View Full Version : why not ask the pros?

13th May 2007, 06:12 AM
I have a couple of what look like scratches on my wetsuit from some bad catipults. It has sliced the rubber almost all the way through. Is there any way to combat the tear? I can just imagine every time i get in and out, the tears will, well tear more!

Also, I have an older 6.6 and have been going out in pretty overpowering conditions. I can't seem to downhaul or outhaul it anymore without damaging the sail, but im still way overpowered. Today was around 21 knots, and since I don't have a 5.8, I was hanging on for dear life with my Go 139 bouncing around like crazy over the chop and me struggling to learn how to really cruise (ie get into BOTH straps and into the harness blasting). Do you have any tips for sailing in stuff like that? I can understand if it was a constant wind, but its very gusty (going from 18-25 knots easily). I hate getting catipulted and would really like it to stop. It cuts my wetsuit, cuts my skin etc....

Thanks for the help, and anyone can answer,


13th May 2007, 08:05 AM

13th May 2007, 08:53 AM
BEAUTY!!!! tks o2bnme

Anyone have any tips on the overpowering conditions? Buying a new rig is not an option. I am saving up for a 5.9 or someting around that. I have a 7.6, 6.6, 5.0 (its an old one mind...) and my Go 139.


13th May 2007, 09:57 AM
Hi Thomas,

While I'm not considered a pro, you might want to consider a smaller fin to mitigate overpowering conditions. Of course a smaller sail makes adjusting to higher wind much easier, you would be surprised what a smaller fin can do, and at a fraction of the cost that might be involved with a smaller sail and mast.

13th May 2007, 10:00 AM
Wow... regarding the overpowering conditions... in 21 knots, I would be looking at using my 4.8. I weigh in at 65 kg at my heaviest. Just last weekend, I was sailing on a 91 liter board with my 4.8. The conditions, while gusty, were steadier than usual on our local lake. (This is on fresh water.)

Others were using sails up to 6.0, but most of the big guys were using 5.0 - 5.6.

Sorry... I'm not offering suggestions, but just my experience with that much wind. If I remember correctly, you are pretty close to my body weight???

Someone used my handheld wind meter, which registered 18-24mph for them. I never bothered to get a reading... 24mph is 21 knots I believe.

13th May 2007, 10:30 AM
ya i think i am the same body wieght. I am 6 foot and 145-150 (soaking wet). I wouldn't normally be on a rig that big, but it ment sailing and not sailing. It was around 16 knots at first and I like my 6.6 in that wind, but man it picked up, the chop got bigger and I was struggling with my big board etc. interesting seeing your quiver. 6.6 down to 5.6 than 4.8 do you find that there is a big difference between them? what would you use your 6.6 for? seeing as we are around the same body wieght.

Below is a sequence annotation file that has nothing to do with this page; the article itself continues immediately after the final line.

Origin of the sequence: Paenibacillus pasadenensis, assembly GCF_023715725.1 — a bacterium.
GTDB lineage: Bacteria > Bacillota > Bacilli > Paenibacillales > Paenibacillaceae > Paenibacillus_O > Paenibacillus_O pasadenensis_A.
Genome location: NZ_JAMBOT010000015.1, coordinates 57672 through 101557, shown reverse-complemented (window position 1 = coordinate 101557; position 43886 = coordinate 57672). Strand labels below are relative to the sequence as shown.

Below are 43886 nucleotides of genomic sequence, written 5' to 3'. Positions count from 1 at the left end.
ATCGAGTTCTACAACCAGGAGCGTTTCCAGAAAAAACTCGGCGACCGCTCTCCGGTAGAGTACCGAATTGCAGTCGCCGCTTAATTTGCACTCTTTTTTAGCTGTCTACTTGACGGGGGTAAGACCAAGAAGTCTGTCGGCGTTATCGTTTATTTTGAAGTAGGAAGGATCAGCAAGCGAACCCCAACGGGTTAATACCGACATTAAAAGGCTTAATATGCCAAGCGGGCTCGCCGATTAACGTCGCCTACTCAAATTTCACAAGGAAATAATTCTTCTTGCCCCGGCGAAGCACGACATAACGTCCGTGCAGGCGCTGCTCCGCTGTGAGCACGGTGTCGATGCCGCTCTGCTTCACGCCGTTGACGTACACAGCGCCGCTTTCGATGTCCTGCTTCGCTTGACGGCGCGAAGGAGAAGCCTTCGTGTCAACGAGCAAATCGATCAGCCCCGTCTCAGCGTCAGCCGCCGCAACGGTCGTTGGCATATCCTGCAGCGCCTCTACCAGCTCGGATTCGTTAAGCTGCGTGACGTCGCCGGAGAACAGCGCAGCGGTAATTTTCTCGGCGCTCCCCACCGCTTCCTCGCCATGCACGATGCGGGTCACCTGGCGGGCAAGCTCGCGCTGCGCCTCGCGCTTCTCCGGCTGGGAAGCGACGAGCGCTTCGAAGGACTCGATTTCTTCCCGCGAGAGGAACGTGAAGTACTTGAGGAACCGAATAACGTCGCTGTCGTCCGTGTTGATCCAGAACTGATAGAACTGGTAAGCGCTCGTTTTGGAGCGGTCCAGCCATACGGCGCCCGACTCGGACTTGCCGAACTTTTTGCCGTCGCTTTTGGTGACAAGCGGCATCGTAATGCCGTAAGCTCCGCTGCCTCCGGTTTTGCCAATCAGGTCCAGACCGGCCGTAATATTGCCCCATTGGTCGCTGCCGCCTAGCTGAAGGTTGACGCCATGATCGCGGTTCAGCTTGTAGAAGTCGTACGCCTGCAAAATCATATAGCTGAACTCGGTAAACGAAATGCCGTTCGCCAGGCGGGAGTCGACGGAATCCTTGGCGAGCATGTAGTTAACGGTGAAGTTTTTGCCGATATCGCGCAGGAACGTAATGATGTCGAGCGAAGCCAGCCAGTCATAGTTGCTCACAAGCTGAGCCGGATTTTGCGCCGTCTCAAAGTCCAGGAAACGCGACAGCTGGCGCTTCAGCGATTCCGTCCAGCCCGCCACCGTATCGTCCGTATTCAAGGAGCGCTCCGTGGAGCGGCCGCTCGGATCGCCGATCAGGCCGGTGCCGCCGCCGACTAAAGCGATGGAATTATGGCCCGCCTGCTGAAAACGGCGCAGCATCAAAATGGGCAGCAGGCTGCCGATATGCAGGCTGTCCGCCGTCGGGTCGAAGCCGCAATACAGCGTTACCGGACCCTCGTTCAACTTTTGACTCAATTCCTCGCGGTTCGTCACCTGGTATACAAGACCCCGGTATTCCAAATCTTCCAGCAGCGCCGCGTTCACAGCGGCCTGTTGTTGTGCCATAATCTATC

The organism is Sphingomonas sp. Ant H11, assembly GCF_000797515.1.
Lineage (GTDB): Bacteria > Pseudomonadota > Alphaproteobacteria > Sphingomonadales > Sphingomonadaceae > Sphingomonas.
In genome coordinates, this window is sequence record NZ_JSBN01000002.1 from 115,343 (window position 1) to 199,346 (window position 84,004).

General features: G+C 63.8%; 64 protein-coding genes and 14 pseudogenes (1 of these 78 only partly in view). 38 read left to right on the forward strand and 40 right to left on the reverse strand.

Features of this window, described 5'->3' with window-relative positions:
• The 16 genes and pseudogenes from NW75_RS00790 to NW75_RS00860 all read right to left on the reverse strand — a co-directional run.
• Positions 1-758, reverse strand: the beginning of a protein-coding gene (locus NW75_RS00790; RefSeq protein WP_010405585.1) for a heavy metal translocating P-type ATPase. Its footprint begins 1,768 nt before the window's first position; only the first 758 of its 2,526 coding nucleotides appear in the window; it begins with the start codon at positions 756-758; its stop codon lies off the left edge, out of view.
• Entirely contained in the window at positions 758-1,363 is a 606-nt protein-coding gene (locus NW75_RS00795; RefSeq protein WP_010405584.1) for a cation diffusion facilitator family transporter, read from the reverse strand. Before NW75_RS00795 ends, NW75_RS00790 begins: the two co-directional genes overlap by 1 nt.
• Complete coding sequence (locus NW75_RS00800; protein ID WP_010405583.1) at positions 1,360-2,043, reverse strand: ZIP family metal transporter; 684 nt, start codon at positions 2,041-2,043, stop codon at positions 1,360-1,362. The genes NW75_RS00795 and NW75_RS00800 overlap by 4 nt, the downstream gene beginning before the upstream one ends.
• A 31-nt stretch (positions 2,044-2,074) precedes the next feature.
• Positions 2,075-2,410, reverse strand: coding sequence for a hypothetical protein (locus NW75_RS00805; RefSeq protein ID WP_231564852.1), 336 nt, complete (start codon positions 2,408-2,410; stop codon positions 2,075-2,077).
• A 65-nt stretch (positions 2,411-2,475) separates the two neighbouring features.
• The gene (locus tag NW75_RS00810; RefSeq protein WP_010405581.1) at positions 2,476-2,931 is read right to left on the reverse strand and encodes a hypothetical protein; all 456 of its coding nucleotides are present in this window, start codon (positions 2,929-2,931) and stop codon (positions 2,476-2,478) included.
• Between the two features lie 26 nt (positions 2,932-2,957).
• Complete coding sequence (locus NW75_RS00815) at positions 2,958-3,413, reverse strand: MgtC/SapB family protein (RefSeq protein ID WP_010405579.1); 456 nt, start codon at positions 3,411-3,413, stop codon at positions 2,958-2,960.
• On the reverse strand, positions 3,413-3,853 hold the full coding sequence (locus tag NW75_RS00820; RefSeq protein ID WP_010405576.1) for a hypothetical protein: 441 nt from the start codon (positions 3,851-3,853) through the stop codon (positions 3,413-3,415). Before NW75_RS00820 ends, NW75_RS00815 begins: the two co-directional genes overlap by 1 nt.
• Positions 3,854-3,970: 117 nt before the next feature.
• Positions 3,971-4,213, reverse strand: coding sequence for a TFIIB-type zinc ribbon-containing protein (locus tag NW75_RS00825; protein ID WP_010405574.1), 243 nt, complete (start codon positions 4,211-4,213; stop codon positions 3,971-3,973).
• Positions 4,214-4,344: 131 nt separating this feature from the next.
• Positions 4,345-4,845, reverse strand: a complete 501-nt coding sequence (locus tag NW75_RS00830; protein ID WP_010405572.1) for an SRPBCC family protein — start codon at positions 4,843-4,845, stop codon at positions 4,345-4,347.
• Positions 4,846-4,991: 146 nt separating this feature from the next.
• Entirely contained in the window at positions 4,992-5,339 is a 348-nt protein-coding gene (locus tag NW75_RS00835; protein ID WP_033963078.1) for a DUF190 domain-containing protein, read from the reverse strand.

13th May 2007, 03:29 PM
- center of gravity low == hard to get catapulted
- center of gravity low == easier to get into back straps (cause YOU are in control)
- commit 110% to your lines, your arms won't help you much
- smaller fin works well too
- mast further forward helps
- keep an eye on that windward rail, don't let it get more than level
- I wouldn't put the boom too low (I never go under shoulder height)
since you can already waterstart you should consider getting into the straps before planing (in overpowered condiditons), you already have a feeling for hanging low from the sail

Its all about control, lack of it -> catapult
Control is when you are in charge == low center of gravity (no sail is going to pull you over).

I know when you try it its a bit scary, but do give it an honest hour or two. You will end up flying faster than before in stronger winds with larger than expected gear.

And as stated before never underestimate the advantage of loads of downforce generated by low center of gravity.

(a few days ago I also had a lovely 18-22kts session on an ST137 with an 8.7 3cam free race sail in up to man high mushy waves weighing ~ 86 Kg. Most of the others gave up with smaller boards and sails (who started out with me when wind wasn't up yet). In those conditions you can still do a bit of blasting and carve through your gybes. This has something to do with technique and will. If you don't have the will to learn the technique you won't get there).

one more thing: over powered ==
- helmet
- floatation vest

14th May 2007, 02:18 AM

With your 65 kg, I think you're hitting the max usable range of your combo Go139 +6.6 sail up to 21 knots. You might be better in control with a smaller fin (something about 40 cm or less). For up to 25 knots, this is gonna be pretty challenging with your light weight and I think you should be on a much smaller sail, e.g., 5.5 sqm with an even smaller fin than 40 cm.

FYI with my 65 kg on HS105 : race 6.6 sail or wave 6.2 sail with 32 or 26 cm fin in 15-20 knots of wind. For 20-25 knots of wind, I use a wave 5.4 sail and 26 cm fin on such a large board, which is becoming the upper limit before damaging either the board or myself.

To further prevent catapult, it's super important to downhaul your sail to the maximum to be able to release extra power in sudden gusts.

Cheers !


14th May 2007, 06:20 AM
With similar gear and body weight to JM I too find the realistic upper limit for 6.5 with 29cm fin to be about 20 knots. Can hang on beyond that, but it is not fast nor fluid and is low on fun factor. Plan to buy a 5.5 sail to use in combo with smaller fin as suggested by JM.

Floatation vest = impact protection

14th May 2007, 07:52 AM
Ya I am looking for a 5.6-5.8 to give me some range... bring me down 7.6 to 5.0 nicely i think. Just need more money... but don't we all...